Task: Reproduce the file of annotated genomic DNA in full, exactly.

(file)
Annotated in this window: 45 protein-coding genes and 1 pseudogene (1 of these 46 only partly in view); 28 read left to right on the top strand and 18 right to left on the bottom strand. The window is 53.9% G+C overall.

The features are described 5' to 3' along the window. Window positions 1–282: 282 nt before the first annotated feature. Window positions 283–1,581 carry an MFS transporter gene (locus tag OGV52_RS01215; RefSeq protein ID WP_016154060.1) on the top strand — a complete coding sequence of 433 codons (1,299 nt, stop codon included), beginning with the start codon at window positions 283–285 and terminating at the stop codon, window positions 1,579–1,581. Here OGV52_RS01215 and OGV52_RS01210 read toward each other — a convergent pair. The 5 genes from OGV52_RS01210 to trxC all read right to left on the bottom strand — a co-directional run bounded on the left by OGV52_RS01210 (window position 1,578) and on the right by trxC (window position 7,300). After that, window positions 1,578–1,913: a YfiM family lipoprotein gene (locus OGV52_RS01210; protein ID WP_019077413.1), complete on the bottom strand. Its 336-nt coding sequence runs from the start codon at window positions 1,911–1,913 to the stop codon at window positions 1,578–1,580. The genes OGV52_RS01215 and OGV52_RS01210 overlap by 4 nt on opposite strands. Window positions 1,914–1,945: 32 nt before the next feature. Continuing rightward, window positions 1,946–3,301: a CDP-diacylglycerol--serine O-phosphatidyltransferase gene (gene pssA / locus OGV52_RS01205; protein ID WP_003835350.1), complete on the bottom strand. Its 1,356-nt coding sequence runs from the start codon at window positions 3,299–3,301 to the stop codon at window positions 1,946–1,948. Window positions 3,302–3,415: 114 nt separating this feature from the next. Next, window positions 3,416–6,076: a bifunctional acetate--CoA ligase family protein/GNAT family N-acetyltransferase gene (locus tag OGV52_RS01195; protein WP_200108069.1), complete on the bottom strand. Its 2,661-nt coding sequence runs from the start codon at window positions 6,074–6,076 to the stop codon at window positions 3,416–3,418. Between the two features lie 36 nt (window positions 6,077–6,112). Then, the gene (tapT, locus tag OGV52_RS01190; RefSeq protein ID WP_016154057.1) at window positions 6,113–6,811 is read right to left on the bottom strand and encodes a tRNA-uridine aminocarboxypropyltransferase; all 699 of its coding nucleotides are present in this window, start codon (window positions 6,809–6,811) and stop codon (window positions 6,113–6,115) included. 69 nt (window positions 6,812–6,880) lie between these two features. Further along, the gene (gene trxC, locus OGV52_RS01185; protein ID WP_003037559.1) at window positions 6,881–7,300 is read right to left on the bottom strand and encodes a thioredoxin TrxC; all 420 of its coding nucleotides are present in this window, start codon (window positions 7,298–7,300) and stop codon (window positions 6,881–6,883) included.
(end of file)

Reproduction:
Annotated in this window: 45 protein-coding genes and 1 pseudogene (1 of these 46 only partly in view); 28 read left to right on the top strand and 18 right to left on the bottom strand. The window is 53.9% G+C overall.

The features are described 5' to 3' along the window. Window positions 1–282: 282 nt before the first annotated feature. Window positions 283–1,581 carry an MFS transporter gene (locus tag OGV52_RS01215; RefSeq protein ID WP_016154060.1) on the top strand — a complete coding sequence of 433 codons (1,299 nt, stop codon included), beginning with the start codon at window positions 283–285 and terminating at the stop codon, window positions 1,579–1,581. Here OGV52_RS01215 and OGV52_RS01210 read toward each other — a convergent pair. The 5 genes from OGV52_RS01210 to trxC all read right to left on the bottom strand — a co-directional run bounded on the left by OGV52_RS01210 (window position 1,578) and on the right by trxC (window position 7,300). After that, window positions 1,578–1,913: a YfiM family lipoprotein gene (locus OGV52_RS01210; protein ID WP_019077413.1), complete on the bottom strand. Its 336-nt coding sequence runs from the start codon at window positions 1,911–1,913 to the stop codon at window positions 1,578–1,580. The genes OGV52_RS01215 and OGV52_RS01210 overlap by 4 nt on opposite strands. Window positions 1,914–1,945: 32 nt before the next feature. Continuing rightward, window positions 1,946–3,301: a CDP-diacylglycerol--serine O-phosphatidyltransferase gene (gene pssA / locus OGV52_RS01205; protein ID WP_003835350.1), complete on the bottom strand. Its 1,356-nt coding sequence runs from the start codon at window positions 3,299–3,301 to the stop codon at window positions 1,946–1,948. Window positions 3,302–3,415: 114 nt separating this feature from the next. Next, window positions 3,416–6,076: a bifunctional acetate--CoA ligase family protein/GNAT family N-acetyltransferase gene (locus tag OGV52_RS01195; protein WP_200108069.1), complete on the bottom strand. Its 2,661-nt coding sequence runs from the start codon at window positions 6,074–6,076 to the stop codon at window positions 3,416–3,418. Between the two features lie 36 nt (window positions 6,077–6,112). Then, the gene (tapT, locus tag OGV52_RS01190; RefSeq protein ID WP_016154057.1) at window positions 6,113–6,811 is read right to left on the bottom strand and encodes a tRNA-uridine aminocarboxypropyltransferase; all 699 of its coding nucleotides are present in this window, start codon (window positions 6,809–6,811) and stop codon (window positions 6,113–6,115) included. 69 nt (window positions 6,812–6,880) lie between these two features. Further along, the gene (gene trxC, locus OGV52_RS01185; protein ID WP_003037559.1) at window positions 6,881–7,300 is read right to left on the bottom strand and encodes a thioredoxin TrxC; all 420 of its coding nucleotides are present in this window, start codon (window positions 7,298–7,300) and stop codon (window positions 6,881–6,883) included.